Aside from archaeology, another line of evidence for speech would be genetics. The announcement in August 2002 of the unique form of the FOXP2 gene in modern humans was seen as a possible line of evidence for the lack of language in human ancestors. The FOXP2 gene seems to be vital in allowing human to speech to develop much more clearly, as mutations cause problems with movements of the lips and tongue as well as selection of the correct word tense.

The human version of the gene does not seem to appear until 200,000 years ago, after the neanderthals split from the ancestors of modern humans. This suggests neanderthals may have lacked a fine-tuned speech ability. However, there is unlikely to be a single 'language gene'. Language relies on an incredibly fine-tuned interaction between brain and throat, and is likely to be dependent on several genes. Further studies may show neanderthals used different genes to perform a similar function. The debate continues.

How do we know we are not the descendants of the neanderthals?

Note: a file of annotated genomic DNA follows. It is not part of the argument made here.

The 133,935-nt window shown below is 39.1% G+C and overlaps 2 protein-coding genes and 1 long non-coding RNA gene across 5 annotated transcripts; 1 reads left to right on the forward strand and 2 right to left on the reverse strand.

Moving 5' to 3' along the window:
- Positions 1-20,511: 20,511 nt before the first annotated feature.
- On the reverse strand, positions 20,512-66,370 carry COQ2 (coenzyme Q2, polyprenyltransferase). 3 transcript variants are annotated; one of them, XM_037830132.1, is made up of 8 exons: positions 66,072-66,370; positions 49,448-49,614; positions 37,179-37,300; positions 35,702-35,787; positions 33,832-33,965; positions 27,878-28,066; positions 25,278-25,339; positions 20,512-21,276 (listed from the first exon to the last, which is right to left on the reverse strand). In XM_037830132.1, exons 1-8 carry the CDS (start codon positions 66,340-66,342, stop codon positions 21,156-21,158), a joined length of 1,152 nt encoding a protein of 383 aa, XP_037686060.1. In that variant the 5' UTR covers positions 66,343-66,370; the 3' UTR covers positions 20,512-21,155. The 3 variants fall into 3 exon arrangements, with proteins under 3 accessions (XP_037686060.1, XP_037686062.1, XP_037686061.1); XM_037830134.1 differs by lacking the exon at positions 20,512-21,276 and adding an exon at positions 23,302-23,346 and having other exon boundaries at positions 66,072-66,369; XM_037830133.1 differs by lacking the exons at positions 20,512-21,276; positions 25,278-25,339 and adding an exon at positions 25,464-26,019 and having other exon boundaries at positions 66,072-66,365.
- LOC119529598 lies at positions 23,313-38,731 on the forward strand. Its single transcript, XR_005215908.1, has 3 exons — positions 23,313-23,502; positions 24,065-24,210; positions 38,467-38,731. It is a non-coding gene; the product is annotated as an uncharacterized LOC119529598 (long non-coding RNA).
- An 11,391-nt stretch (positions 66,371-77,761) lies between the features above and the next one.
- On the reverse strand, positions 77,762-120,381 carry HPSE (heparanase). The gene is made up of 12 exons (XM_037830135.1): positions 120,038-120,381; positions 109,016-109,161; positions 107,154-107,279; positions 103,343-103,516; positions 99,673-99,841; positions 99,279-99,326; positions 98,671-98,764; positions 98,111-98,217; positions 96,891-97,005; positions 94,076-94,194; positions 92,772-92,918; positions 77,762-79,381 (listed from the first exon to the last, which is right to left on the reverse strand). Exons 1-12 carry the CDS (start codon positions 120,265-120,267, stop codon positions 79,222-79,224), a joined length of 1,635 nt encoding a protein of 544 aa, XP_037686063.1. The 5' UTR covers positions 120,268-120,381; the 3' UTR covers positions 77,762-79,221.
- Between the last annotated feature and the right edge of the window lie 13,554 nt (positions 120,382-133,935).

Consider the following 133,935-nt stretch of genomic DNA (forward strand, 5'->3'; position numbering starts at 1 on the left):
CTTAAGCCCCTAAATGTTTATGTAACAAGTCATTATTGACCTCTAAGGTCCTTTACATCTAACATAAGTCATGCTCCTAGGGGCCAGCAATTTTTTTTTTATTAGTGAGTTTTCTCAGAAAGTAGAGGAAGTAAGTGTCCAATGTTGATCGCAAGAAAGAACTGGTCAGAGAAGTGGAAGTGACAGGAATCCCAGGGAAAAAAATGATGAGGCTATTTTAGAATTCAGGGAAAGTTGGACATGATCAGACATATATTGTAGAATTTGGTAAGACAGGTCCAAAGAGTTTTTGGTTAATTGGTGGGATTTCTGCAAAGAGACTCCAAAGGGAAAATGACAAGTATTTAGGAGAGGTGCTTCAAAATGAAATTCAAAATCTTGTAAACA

We can’t be completely sure, but the evidence is stacking up against neanderthals being our direct ancestors. A generally accepted theory is emerging that anatomically modern humans emerged in Africa some time around 120,000 years ago, and slowly replaced the more archaic species living around them in Africa. Everyone living on Earth today descends from this group. Around 45,000 years ago these modern humans started to move into the Middle East and then spread rapidly into Europe, reaching Spain around 40,000 years ago.

The neanderthals are probably descendants of earlier hominid ancestors living in Europe 400,000 years ago, and they survived until around 28,000 years ago. So there is at least a 10,000 year overlap between the arrival of modern humans and the demise of the neanderthals in Europe. What happened during this time is still a mystery. The neanderthals were always spread very thinly over the landscape, and whether they were actively pushed out or not, the last neanderthals seem to have lived on the fringes of Europe - in Spain and Portugal. There is no evidence for any contact between neanderthals and humans, though it seems likely as the two species would have occupied very similar niches.